• JohnM81JohnM81 Nowhereville, ALPosts: 24Member

    "The grand majority of players of these games – and I'm talking like 99% - don't care about most of the problems that get ranted about daily on MMO-related message boards – both player AND developer oriented ones. Simplicity – especially in the first 20 hours of gameplay, is critical to the success of any new MMO."

    I laughed hard when I read this. As a person who used to play DAoC, and quite active on the forums I find this remark a back handed slap and an example of this guys ignorance. Lets get something straight. Well before WoW came out, people on the forums were complaining about buff bots, ToA, and balancing class as if they were always buff botted. These complaints when unheard all the way till WoW came out and surprise surprise WoW crushed DAoC despite the fact that WoW has a bad pvp/rvr system. The simple fact that servers pops fell so much and the creation of the classical servers prove this. Matt, you were wrong, and you still are.

  • variusvarius New York, NYPosts: 32Member
    "Too many MMOs fall into the trap of being designed for a small group of loud hardcore enthusiasts."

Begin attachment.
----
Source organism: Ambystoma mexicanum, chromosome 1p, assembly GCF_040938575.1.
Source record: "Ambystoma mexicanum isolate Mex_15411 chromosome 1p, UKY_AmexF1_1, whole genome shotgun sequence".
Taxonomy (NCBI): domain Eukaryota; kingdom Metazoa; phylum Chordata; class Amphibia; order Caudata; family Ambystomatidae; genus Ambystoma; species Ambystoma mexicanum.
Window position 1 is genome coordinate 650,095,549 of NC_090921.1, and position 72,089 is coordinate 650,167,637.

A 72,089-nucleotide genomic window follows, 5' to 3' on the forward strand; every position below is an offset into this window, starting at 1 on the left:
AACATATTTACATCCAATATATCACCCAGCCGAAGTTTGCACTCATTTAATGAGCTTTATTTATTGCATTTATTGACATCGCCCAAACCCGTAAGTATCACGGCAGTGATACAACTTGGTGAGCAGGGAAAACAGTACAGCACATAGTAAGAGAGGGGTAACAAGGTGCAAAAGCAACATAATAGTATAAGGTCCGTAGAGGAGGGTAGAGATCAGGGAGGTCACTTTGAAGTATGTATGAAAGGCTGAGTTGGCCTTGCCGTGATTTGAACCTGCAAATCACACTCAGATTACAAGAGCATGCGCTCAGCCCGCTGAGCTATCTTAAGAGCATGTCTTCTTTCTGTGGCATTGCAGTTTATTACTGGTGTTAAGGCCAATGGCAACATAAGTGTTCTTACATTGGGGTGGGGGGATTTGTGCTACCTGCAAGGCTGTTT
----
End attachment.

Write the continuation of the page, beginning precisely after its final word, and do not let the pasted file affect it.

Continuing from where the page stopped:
Someone tell me where the hardcore enthusiasts are that are clamoring for endless grinds are so I can beat them silly.


  • EndemondiaEndemondia SalfordPosts: 231Member

    I wish the best to Matt and concur that EA, despite past events, should be good for the game.

    I have to disagree with his view that games should be simple at first to immerse one into the "new world"...I believe the best games are in fact the ones with immense graphical detail, which have been balanced to pefection and most important, can be easy for the new to  mmorg  player to pick up but should have the complexity and depth to entertain the hard core player too from the start...from experience Guildwars and to some extent City of Villains achieved this...Dark Age of Camelot looked like a wrongun from the day i loaded the trial...

  • DrowNobleDrowNoble Trenton, MIPosts: 1,296Member

    Some of Matt's comments were right on and some seemed to show he's a bit out of touch with the gaming community.  I personally believe that Matt left because of the EA deal despite what he says.  He probably didn't want to become an EA Slave Bot and was given a nice fat check to put on a good face and leave.  I can't say I'd blame him if that was true.

    EA will not be good for Mythic.  If anyone thinks otherwise then ask yourself this:  how is EA-Westwood and EA-Origin doing lately hmmm?  Oh wait, there IS no Westwood or Origin anymore....

    All in all an intersting read.

  • GorukhaGorukha WarsawPosts: 1,441Member
    Did someone say DaoC was groundbreaking ? LOL
    Was the word used to describe Matt "LEGENDARY" ??
    I think you have to design more than one EQ expansion (DaoC) to be called legendary .